One dead, scores injured as rains leave destruction trail
Floods continued to wreak havoc cross the country, leaving a trail of destruction and thousands of families displaced.
In Naivasha, one person died and eight others seriously injured following a landslide in Kijabe area following heavy rains pounding the area.
The team was repairing a section of the Metre Gauge Railway line and restore cargo operations disrupted over a week ago when the section was washed away following heavy rains as well as posing danger to the community around.
The injured workers were taken to hospital and five have since been discharged while three are still being observed.
The Kenya Railways Managing Director Philip Mainga led a team of engineers to the area to evaluate the extent of the damage.
“Our hearts and prayers are with the family and loved ones of the staff who lost his life during the operation, and we wish a quick recovery to all the affected staff”, Mainga said.
The deceased James Thuo had been hired to work on the damaged section.
“There is total negligence from the part of Kenya Railways and the engineer for working against set time and this has led to the death of my brother,” said Naivasha East MCA Stanley Karanja.
The section, which borders Nakuru and Kiambu counties, was swept off by floods cutting off operations between the Nairobi-Nakuru route.
In Tana River more than 7,000 residents of Kipini West in Tana Delta sub-county have been rendered homeless after floods marooned their homes.
Some of the households have completely been swept away leaving the locals with nowhere to live as the disaster hits the area.
Areas worst affected include Mwanja, Odhole, Samicha, Kikomo and Handaraku, which are completely marooned and therefore not accessible by road.
Journalists who toured the area by boat came face to face with the disaster as people were stranded and were unable to move to safer grounds due to the floods.
Locals said only 4,000 residents relocated to Marafa area and still have nowhere to stay.
The remaining 3,000 cannot move to safety and have been forced to stay within the flooded village with their young children and women, which puts them at a high risk of contaminating waterborne diseases.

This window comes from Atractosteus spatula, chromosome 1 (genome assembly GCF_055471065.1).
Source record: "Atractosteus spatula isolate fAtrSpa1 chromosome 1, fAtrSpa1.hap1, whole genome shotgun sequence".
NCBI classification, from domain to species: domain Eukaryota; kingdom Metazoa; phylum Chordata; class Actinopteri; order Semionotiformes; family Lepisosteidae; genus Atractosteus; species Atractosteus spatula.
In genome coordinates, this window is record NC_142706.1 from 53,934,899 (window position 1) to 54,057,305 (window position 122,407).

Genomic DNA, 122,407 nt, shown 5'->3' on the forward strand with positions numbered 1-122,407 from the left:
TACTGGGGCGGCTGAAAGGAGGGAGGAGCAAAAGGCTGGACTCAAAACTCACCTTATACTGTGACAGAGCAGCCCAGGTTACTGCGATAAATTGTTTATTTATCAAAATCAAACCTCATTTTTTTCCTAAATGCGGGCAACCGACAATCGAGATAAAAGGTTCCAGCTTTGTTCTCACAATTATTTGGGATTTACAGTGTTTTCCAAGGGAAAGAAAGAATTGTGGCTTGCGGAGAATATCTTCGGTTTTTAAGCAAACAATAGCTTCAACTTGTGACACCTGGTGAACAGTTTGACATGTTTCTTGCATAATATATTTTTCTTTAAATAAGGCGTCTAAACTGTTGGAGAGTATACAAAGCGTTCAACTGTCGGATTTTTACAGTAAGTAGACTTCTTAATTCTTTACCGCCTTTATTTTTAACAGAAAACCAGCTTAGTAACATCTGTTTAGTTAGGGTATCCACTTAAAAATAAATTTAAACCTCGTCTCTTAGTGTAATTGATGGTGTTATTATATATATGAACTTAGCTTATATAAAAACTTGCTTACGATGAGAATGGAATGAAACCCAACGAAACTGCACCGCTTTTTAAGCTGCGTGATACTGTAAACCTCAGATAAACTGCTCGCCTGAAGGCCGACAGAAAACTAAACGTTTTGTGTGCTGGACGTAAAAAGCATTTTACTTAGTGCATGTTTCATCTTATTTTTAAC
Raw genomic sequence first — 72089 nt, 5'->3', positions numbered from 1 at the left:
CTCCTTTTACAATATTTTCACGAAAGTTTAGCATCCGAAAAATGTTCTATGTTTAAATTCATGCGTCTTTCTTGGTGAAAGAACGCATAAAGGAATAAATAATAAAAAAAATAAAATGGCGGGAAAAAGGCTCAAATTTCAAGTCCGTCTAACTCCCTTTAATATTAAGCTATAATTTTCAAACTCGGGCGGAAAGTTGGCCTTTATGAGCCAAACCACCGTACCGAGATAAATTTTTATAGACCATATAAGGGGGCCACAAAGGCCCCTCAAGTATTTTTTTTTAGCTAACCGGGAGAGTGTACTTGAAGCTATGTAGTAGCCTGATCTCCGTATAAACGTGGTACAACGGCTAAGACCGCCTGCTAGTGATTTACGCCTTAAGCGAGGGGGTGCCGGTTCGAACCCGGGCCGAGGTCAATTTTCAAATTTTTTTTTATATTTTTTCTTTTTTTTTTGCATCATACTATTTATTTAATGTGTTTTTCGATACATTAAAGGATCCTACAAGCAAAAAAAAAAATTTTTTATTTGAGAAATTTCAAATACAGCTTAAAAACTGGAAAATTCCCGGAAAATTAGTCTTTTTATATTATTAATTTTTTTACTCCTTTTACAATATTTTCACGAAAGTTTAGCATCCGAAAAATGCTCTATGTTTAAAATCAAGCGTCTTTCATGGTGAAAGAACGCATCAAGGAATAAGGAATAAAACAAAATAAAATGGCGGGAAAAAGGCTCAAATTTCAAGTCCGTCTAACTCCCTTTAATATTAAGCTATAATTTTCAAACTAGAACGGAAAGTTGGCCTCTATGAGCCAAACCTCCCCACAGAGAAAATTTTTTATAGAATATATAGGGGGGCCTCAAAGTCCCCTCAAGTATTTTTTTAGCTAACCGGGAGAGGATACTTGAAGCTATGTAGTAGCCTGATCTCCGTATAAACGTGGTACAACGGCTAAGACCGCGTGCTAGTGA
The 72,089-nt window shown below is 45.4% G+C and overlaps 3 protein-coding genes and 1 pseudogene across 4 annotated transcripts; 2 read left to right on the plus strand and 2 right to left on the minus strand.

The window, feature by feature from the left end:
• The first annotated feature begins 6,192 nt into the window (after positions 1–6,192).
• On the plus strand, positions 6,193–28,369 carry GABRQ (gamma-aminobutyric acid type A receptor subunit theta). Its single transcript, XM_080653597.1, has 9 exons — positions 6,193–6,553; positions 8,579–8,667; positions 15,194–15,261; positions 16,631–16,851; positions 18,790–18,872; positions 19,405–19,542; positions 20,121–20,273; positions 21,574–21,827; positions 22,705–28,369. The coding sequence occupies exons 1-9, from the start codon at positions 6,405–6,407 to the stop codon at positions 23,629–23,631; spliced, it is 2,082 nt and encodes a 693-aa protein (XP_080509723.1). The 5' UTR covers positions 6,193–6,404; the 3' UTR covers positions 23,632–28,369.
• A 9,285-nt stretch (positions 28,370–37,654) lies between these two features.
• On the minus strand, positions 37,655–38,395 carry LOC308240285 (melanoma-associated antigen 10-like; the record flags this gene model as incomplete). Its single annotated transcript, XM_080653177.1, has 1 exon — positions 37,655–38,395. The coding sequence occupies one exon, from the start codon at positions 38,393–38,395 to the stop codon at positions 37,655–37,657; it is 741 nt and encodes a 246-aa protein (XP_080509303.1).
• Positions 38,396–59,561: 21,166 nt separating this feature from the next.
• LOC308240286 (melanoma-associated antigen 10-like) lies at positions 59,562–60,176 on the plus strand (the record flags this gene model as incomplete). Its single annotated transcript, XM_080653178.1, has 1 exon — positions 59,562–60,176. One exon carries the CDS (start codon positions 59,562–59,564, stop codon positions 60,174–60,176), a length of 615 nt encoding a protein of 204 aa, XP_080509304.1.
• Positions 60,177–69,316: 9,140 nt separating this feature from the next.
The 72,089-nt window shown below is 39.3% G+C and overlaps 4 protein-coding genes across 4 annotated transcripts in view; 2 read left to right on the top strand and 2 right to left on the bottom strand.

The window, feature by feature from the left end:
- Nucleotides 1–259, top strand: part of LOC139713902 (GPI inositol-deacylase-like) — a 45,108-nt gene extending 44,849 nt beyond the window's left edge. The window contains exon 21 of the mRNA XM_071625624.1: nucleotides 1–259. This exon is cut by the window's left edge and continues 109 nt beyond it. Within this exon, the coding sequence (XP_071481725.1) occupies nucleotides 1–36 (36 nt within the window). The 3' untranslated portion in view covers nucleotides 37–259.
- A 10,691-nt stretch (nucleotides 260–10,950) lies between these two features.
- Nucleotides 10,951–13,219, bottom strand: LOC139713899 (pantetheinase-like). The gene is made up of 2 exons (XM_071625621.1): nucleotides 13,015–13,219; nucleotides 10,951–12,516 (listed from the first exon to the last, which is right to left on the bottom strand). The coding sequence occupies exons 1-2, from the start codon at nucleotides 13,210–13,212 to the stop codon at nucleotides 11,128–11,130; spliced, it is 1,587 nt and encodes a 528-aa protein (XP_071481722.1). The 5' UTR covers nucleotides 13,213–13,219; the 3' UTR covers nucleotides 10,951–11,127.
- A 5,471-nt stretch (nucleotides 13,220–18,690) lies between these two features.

At Mwanja village the entire homestead has turned into a lake and there are no higher grounds for the locals to shelter, they have to scramble within the little space, which is dry for them to survive.
The victims returned to their homes three months ago after the previous floods and were yet to settle down when another disaster struck.
Haji Dube a headman of Mwanja said his village has 131 households and those who made it moved to Darga Maarafa IDP camp for safety but many cannot move due to the distance and high water levels as well as crocodiles, hippos, and snakes.
Speaking at the village, he said only a few have been left at the village with many problems of hunger and famine.
He said there are 15 houses, which were swept away together with sheep, goats chickens and cattle and have no support.
“This area can only be accessed by boat and air or on foot, this place is remote and there has been no relief support, we need food, mosquito nets, drugs, tents, now we are fasting problems are many,’’ he said.
Dube said they have not received any support from the government both national and county despite the fact that governor Dhadho Godhana and Devolution Cabinet Secretary Eugene Wamalwa toured the county with choppers.
Abdulkhadhir Abdulahi Gobu a resident of Mwanja said despite the Covid-19 pandemic residents have been highly affected by the flood menace, which has affected the livelihoods of men and women.
He called on the county and national government and well wishers to assist the families who are in dire need of relief support.
“Our roads are not accessible because of the heavy rains, those who can access this area are those with choppers and boats, people from our area do not have those facilities,’’ he said and asked the government to supply food and non-food items, together with medical support.
Musa Wario, the Kipini West Ward MCA, said the community has suffered for many years due to the disaster. He said from Mwanja the highest ground is 10 kilometers away at an area called Marafa, which can only be accessed by boat as the river is flooded.
Elsewhere, leaders in Tana River have urged the government to fast track Sh1.5 billion for funding of the almost sinking Majengo-Masalani Bridge.
The bridge falls part of a Lapsset Project worth Sh76 billion that seeks to connect the northeastern corridor to the coast in efforts to enhance trade between the two regions.
Speaking to journalists in Majengo, the leaders expressed gratitude for President Kenyatta’s kind gesture but urged the State department for roads to move with speed and the work.
According to Galole MP Said Hiribae, further delays only gave room for further damage to the historical bridge currently at the brink of sinking.
Bura legislator Ali Wario said a similar problem was facing the bridge linking Bura and Ijara constituencies that also is at the brink of collapsing.